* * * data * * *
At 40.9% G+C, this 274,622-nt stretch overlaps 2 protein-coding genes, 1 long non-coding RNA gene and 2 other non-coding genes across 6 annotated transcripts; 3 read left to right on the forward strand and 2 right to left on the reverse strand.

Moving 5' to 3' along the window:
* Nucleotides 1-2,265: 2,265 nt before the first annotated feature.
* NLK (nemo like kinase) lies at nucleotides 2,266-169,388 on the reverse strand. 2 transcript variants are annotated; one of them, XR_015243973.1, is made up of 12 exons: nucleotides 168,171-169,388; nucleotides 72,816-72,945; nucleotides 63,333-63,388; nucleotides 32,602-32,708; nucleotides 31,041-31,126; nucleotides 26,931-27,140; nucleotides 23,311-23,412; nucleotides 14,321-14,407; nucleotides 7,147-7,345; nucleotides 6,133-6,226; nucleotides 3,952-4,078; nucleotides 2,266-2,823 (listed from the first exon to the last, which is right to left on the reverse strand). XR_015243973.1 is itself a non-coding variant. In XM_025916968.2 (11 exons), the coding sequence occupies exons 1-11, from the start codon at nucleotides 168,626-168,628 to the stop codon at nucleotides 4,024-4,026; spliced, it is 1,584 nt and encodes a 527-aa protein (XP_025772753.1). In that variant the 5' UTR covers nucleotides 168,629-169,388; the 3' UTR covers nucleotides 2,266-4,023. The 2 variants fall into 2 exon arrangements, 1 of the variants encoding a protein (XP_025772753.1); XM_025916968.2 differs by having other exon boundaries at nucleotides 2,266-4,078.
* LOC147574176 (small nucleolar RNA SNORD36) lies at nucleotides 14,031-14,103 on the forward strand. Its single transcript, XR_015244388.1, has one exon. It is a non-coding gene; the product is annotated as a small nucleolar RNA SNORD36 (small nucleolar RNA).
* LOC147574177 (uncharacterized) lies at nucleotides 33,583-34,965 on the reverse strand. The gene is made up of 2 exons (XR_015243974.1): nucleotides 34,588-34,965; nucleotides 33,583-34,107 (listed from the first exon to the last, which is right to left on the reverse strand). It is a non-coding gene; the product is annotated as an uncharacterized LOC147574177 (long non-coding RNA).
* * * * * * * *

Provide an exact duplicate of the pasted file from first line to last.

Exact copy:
At 40.9% G+C, this 274,622-nt stretch overlaps 2 protein-coding genes, 1 long non-coding RNA gene and 2 other non-coding genes across 6 annotated transcripts; 3 read left to right on the forward strand and 2 right to left on the reverse strand.

Moving 5' to 3' along the window:
* Nucleotides 1-2,265: 2,265 nt before the first annotated feature.
* NLK (nemo like kinase) lies at nucleotides 2,266-169,388 on the reverse strand. 2 transcript variants are annotated; one of them, XR_015243973.1, is made up of 12 exons: nucleotides 168,171-169,388; nucleotides 72,816-72,945; nucleotides 63,333-63,388; nucleotides 32,602-32,708; nucleotides 31,041-31,126; nucleotides 26,931-27,140; nucleotides 23,311-23,412; nucleotides 14,321-14,407; nucleotides 7,147-7,345; nucleotides 6,133-6,226; nucleotides 3,952-4,078; nucleotides 2,266-2,823 (listed from the first exon to the last, which is right to left on the reverse strand). XR_015243973.1 is itself a non-coding variant. In XM_025916968.2 (11 exons), the coding sequence occupies exons 1-11, from the start codon at nucleotides 168,626-168,628 to the stop codon at nucleotides 4,024-4,026; spliced, it is 1,584 nt and encodes a 527-aa protein (XP_025772753.1). In that variant the 5' UTR covers nucleotides 168,629-169,388; the 3' UTR covers nucleotides 2,266-4,023. The 2 variants fall into 2 exon arrangements, 1 of the variants encoding a protein (XP_025772753.1); XM_025916968.2 differs by having other exon boundaries at nucleotides 2,266-4,078.
* LOC147574176 (small nucleolar RNA SNORD36) lies at nucleotides 14,031-14,103 on the forward strand. Its single transcript, XR_015244388.1, has one exon. It is a non-coding gene; the product is annotated as a small nucleolar RNA SNORD36 (small nucleolar RNA).
* LOC147574177 (uncharacterized) lies at nucleotides 33,583-34,965 on the reverse strand. The gene is made up of 2 exons (XR_015243974.1): nucleotides 34,588-34,965; nucleotides 33,583-34,107 (listed from the first exon to the last, which is right to left on the reverse strand). It is a non-coding gene; the product is annotated as an uncharacterized LOC147574177 (long non-coding RNA).